Comments: Author Adrian Hyland makes his debut with Moonlight Downs, a novel about a young woman trying to find her place in the world and the murder of a well-respected leader and friend. Emily Tempest has always felt like an outsider. With the death of her mother when she was still a young girl, Emily and her father settled in Moonlight Downs, which would become her home for the next ten years. Taken under the wing of the Moonlight Downs community and spiritual leader, Lincoln Flinders, and befriended by his daughter Hazel, Emily knows no other home until everyone in the community is forced to leave. The people of Moonlight Downs going one way, and Emily heading south to school.

Now as an adult having traveled the world, she is ready to come home, not sure of the welcome she will receive nor if in fact Moonlight Downs will be the home she hopes it will be. Emily has always been a bit of a free spirit, wild and untamed. Most of the community has resettled the area and life has returned to normal. Soon after her return, her old friend and mentor, Lincoln, is murdered, and the people of Moonlight Downs scatter, mourning in their own way, unsure of what the future will hold.

The murder is believed to be the work of a sorcerer, a man Lincoln had been seen arguing with not long before his demise. The police set out on a manhunt in hopes of finding their number one suspect. As time passes and she settles into her new life, Emily begins to question the course of the investigation and is determined to seek out the truth on her own. Her inquiries and snooping soon find her knee deep in more than she anticipated and her own life may now be at stake.

Emily Tempest is not the kind of woman you want to mess with. She may be small in stature, but she is smart and tough. Half white, half aboriginal, Emily has always straddled the two worlds, never knowing quite where she belongs. It is something she has struggled with most of her life; however, you would not necessarily know it because she has a confidence and strength that suggest otherwise. With her wit and candid observations, she proves to be the perfect narrator for this tale.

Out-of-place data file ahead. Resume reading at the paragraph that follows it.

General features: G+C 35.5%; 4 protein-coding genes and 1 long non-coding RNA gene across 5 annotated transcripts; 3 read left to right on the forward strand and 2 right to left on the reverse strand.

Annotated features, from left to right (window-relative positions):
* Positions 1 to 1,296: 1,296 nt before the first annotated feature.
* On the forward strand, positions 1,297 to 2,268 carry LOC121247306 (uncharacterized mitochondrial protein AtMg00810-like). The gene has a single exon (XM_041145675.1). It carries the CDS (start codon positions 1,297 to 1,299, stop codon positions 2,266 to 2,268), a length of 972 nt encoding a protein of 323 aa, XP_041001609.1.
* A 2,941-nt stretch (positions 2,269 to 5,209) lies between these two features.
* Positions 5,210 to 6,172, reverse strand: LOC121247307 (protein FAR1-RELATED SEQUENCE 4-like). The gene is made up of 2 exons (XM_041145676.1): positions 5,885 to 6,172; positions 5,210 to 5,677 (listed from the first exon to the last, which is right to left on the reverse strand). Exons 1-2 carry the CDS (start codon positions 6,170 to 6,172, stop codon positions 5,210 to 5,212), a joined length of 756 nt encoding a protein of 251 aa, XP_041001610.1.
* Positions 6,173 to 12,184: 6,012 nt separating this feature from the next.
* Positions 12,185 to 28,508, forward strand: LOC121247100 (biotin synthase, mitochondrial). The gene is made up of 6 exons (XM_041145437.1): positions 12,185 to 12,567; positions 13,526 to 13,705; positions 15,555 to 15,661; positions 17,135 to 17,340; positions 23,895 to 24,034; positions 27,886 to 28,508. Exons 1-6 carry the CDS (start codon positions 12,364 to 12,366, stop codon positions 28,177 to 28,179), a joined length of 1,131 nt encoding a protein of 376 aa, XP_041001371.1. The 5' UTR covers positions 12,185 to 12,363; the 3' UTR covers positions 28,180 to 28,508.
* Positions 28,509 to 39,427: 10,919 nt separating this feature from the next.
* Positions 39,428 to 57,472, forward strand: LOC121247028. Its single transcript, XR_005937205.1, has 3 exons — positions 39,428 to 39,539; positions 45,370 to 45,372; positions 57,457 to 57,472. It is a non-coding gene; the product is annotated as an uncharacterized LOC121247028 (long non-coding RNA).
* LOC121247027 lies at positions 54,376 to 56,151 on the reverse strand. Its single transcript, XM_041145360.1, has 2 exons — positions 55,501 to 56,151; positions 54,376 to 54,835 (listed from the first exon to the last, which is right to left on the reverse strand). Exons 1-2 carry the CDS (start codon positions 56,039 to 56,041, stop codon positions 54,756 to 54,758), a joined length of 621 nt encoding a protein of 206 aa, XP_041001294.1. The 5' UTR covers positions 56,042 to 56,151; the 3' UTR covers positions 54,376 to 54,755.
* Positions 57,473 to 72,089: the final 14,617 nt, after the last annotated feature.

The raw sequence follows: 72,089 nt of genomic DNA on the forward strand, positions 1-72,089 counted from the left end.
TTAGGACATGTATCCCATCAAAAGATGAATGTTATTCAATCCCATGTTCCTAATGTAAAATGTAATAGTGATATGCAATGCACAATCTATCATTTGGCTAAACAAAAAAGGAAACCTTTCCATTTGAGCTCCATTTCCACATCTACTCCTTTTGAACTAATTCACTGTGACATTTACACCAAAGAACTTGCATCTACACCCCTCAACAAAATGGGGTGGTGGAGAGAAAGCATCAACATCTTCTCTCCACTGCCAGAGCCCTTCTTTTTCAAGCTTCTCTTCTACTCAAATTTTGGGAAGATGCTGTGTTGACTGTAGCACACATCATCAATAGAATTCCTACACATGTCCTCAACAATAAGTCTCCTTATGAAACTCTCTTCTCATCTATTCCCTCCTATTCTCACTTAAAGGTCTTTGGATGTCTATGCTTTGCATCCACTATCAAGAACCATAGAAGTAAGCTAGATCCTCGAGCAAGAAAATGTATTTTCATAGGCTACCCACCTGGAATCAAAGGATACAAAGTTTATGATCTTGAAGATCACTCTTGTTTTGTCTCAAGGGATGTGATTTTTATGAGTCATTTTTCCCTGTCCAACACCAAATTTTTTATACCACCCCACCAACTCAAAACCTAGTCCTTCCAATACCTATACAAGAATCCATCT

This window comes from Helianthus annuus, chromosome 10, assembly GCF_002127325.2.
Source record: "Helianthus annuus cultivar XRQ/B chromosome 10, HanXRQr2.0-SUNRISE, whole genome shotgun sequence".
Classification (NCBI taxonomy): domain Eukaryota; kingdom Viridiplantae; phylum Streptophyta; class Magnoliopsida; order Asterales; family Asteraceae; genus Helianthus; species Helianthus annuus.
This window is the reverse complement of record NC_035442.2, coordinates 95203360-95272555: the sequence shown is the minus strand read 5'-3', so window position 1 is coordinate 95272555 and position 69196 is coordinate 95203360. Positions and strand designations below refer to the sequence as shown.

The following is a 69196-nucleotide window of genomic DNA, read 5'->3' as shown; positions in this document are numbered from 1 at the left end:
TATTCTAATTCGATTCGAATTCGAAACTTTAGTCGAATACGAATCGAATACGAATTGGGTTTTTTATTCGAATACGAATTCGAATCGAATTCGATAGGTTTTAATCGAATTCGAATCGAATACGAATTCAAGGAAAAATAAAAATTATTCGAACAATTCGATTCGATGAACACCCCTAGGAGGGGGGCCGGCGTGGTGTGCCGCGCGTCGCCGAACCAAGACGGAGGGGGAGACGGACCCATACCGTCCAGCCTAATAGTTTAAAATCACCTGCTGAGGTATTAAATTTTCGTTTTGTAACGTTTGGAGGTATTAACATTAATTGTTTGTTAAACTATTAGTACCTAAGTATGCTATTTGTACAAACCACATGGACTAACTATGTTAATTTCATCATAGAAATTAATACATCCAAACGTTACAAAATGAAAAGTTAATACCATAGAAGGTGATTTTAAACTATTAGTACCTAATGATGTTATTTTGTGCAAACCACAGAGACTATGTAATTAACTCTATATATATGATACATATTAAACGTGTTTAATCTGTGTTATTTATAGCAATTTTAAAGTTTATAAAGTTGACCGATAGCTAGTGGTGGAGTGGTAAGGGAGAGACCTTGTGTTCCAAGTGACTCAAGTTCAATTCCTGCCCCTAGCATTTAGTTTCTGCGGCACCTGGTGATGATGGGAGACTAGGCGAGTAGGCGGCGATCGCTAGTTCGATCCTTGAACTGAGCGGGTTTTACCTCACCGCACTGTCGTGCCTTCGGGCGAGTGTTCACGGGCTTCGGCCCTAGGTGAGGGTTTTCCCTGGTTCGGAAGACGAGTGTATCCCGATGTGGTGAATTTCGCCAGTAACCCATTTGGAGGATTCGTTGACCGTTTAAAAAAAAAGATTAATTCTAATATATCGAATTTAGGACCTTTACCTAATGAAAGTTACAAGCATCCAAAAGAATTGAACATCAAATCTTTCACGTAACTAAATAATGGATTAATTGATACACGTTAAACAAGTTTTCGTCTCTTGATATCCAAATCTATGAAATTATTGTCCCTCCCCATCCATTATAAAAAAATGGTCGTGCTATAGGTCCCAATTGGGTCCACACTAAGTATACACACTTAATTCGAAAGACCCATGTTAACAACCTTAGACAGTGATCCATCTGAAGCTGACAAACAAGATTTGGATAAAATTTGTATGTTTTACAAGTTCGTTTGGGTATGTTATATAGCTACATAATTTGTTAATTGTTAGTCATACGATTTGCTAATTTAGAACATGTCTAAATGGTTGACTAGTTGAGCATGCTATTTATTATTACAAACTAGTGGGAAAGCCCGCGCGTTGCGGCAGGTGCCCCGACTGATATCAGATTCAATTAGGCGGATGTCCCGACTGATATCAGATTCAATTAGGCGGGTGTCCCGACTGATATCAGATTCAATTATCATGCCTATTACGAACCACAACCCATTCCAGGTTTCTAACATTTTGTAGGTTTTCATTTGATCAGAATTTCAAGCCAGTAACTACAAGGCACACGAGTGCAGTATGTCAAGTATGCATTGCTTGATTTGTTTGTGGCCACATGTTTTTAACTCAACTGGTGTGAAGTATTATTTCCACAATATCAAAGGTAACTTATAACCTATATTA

Adrian Hyland’s novel takes the reader deep into the Australian desert where life is difficult. The land is harsh and beautiful, much like the people who eke out their survival in the rural land, making the best of what they have. Adrian captures both the desperation and the love of a people and land rich in culture and history. He weaves in the spirituality of the indigenous people and does not shy away from exposing racial tensions and political corruption.

Moonlight Downs is a captivating crime novel that brings to life its characters and the land it is set in. Adrian Hyland has proven that he is a great storyteller much in the tradition of those he writes about. Originally published on Curled Up With A Good Book at © Wendy Runyon, 2008.

Favorite Part: There is a scene in the book where Emily’s little pickup becomes the victim of a local’s aggression and power play. Little Emily takes matters into her own hand and shows him what’s what. I love Emily’s moxie. She isn’t afraid of much; or rather, she doesn’t let her fear get in her way of standing up for herself.

This is definitely a series I plan to follow.

Sunday, February 24, 2008

Sunday Salon: Out Sick

I hate being sick with the restless nights and what seems like endless misery and pain. The day is not proving to be much better. I was not able to settle in with my book like I would have liked this morning as a result. Instead I found comfort in updating my wish list. Both of them. I used to just keep one wish list. A regular Word document which later I moved to Excel. Then I decided it might be fun to keep an Amazon wish list for those family and friends who are always complaining they do not know what book to get me for those gift-giving holidays. It is also nice to glimpse quickly at what the books are about during my moments of forgetfulness. The downside to keeping such a list on a book buying site is that it's all the more easier to "add to cart" which itself is a simple click or two away from taking that final step to check out. Ho hum.

I currently am reading a book called Fangland by John Marks. It has been described as a modern retelling of Bram Stoker's Dracula, but with the author's own twists and turns added in. I can see why it earned such a description, both in story and style. I am not even a hundred pages in and the similarities between the two stories is very evident. At the same time, they are both very different. I am enjoying Fangland quite a bit. A friend who recently attempted the novel likened it to The Historian by Elizabeth Kostova, and I can see why she might do that.